Community Foundations

Community foundations are grantmaking public charities that are dedicated to improving the lives of people in a defined local geographic area. They bring together the financial resources of individuals, families, and businesses to support effective nonprofits in their communities. Community foundations vary widely in asset size, ranging from less than $100,000 to more than $1.7 billion.

Community foundations play a key role in identifying and solving community problems. In 2011, they gave an estimated $4.3 billion to a variety of nonprofit activities in fields that included the arts and education, health and human services, the environment, and disaster relief. The Community Foundations National Standards Board confirms operational excellence in six key areas—mission, structure, and governance; resource development; stewardship and accountability; grantmaking and community leadership; donor relations; and communications. Foundations that comply with these standards can display the official National Standards Seal. Right now nearly 500 community foundations have earned the seal.

More than 750 community foundations operate in urban and rural areas in every state in the United States; currently, more than 570 belong to the Council on Foundations. The community foundation model also has taken hold around the world. According to the 2010 Community Foundation Global Status Report, there are 1,680 community foundations in 51 countries. Forty-six percent exist outside of the United States. You can use our Community Foundation Locator to view a list of community foundations in the United States.

Below is everything on our site for community foundations. You can use the filtering options on the right to narrow these results.

In this video from TEDMED 2013, epidemiologist Gary Slutkin of Cure Violence says the issue has been misdiagnosed, and instead created science-based strategies that aim to stop violence before it erupts.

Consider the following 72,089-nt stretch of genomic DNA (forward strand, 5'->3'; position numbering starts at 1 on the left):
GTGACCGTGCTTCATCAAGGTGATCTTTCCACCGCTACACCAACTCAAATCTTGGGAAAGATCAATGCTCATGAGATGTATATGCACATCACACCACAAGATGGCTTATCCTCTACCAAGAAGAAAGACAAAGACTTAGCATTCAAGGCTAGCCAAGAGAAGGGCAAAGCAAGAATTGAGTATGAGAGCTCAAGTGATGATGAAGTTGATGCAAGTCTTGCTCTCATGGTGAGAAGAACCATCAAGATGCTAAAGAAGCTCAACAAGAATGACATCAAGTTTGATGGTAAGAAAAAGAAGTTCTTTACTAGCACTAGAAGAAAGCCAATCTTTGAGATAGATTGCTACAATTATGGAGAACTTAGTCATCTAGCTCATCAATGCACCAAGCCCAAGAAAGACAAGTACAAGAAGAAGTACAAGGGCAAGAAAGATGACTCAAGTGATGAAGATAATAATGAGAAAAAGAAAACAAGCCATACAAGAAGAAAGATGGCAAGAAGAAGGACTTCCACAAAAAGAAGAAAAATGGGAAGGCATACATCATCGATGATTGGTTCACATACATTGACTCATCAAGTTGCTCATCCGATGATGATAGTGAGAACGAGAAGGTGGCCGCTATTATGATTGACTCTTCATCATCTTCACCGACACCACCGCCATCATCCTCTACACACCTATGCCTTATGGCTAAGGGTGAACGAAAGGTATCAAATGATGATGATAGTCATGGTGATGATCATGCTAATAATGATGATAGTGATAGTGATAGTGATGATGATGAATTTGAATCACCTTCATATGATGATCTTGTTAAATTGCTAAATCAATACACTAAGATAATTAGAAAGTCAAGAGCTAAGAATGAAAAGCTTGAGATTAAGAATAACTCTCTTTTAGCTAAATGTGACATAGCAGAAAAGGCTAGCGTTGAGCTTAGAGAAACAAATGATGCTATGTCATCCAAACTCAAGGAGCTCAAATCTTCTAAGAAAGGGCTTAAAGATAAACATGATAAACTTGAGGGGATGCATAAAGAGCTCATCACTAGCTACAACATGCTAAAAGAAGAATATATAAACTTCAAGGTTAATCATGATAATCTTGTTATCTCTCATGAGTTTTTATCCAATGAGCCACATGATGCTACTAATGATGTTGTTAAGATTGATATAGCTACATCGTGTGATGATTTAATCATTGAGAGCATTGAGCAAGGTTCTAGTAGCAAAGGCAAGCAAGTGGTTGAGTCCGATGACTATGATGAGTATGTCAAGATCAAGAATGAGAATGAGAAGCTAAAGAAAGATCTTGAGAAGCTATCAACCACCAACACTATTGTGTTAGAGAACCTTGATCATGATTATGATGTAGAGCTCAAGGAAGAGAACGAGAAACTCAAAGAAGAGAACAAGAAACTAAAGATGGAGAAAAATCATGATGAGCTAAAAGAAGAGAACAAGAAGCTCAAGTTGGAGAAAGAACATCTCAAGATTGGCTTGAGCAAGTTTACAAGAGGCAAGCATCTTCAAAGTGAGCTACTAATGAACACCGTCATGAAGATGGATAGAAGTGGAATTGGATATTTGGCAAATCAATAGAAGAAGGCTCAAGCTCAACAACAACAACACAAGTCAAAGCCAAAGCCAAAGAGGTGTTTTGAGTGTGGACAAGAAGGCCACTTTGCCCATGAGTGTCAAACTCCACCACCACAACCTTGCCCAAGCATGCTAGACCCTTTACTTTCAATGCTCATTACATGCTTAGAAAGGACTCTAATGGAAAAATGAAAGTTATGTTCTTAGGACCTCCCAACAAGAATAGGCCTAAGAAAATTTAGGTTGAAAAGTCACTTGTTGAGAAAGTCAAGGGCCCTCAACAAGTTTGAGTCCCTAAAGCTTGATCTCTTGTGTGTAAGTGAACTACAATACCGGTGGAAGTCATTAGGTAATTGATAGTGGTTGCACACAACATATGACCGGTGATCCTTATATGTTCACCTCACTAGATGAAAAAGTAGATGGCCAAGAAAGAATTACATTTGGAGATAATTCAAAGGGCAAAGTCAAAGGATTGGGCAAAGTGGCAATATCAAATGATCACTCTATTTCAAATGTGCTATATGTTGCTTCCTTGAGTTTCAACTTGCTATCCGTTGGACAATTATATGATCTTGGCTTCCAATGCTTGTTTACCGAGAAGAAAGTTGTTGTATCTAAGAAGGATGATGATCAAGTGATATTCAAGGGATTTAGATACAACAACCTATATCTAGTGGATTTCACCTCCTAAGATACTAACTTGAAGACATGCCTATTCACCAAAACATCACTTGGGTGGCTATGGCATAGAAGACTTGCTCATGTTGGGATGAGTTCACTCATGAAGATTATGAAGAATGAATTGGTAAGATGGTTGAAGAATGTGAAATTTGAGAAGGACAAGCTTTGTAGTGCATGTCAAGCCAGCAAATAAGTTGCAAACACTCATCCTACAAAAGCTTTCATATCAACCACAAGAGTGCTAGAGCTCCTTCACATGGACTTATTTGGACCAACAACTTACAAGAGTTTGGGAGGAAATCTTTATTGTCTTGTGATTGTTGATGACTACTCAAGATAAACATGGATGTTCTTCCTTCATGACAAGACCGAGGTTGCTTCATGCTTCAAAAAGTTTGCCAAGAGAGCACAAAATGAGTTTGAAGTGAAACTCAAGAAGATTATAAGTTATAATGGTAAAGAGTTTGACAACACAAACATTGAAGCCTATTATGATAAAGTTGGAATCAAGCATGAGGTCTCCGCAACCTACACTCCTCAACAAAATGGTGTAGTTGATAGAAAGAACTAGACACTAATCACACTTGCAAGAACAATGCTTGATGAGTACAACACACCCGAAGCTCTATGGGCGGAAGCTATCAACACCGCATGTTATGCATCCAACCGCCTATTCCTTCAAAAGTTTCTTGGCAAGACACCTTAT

The Center for Disaster Philanthropy has an excellent primer of basic tips for disaster giving that can help funders ask the right questions about how they can help.

This issue brief from the Global Impact Investing Network (GIIN) details the motivations, benefits, considerations and suitable scenarios behind the use of catalytic first-loss capital in impact investing transactions. Catalytic first-loss capital refers to socially- and environmentally-driven credit enhancement provided by an investor or grant-maker who agrees to bear first losses in an investment in order to catalyze the participation of co-investors that otherwise would not have entered the deal.

The Impact Investor Project was established in 2012 as a two-year research partnership between InSight at Pacific Community Ventures, CASE at Duke University, and ImpactAssets. The goal was simple: supplant the guesswork and conjecture in impact investing with solid evidence of high performance and, in the process, expose the concrete practices of outstanding funds for use as the foundation for a more sophisticated and successful market.

In this report the World Economic Forum Investors Industries consulted the senior most decision-makers and portfolio managers of the largest and most innovative investors in the world; this facilitated a more realistic vantage point on the challenges in scaling the sector. Working with this group was also instrumental in raising awareness and knowledge among key stakeholders for taking impact investing from the margins into the mainstream.

In summer 2011, the Maine Community Foundation, New Hampshire Charitable Foundation and the Vermont Community Foundation came together, with the help of GPS Capital Partners and TPI, to jointly evaluate the potential for expanding impact investing as a program strategy and donor service. This case study looks at the role impact investing could play in those three community foundations and throughout northern New England.

From Grantmakers in Health, Guide to Impact Investing provides an overview of what impact investing is and how it may enhance foundation work, steps to plan and implement an impact investing program, a spectrum of investment options, and challenges that may arise along the way.

Council on Foundations president and CEO Vikki Spruill and several Council members met with Congressional leaders today to deliver the important message that changes to the charitable tax deduction would diminish its value and have an undeniably negative impact on communities across the United States. Reductions in the charitable tax deduction would result in diminished support for health and human services, fewer nonprofit jobs, a reduction in research and development capacity, less educational opportunity, cuts to art funding, and decreases in economic development.  

The Council on Foundations today announced the first members of its network team, which will facilitate the flow of information and ideas across the philanthropic sector. The network team will connect members around common issues of concern, connect our members to outside resources across sectors, and —if necessary— build new products and services.

What growth trends did the community foundation field experience in FY 2012? “Guideposts Point to New Heights”(PDF,1.16 MB) is an analysis of 2012 data gathered through the Columbus Survey. The report is a resource to understand the performance of your individual organization in the context of the field.

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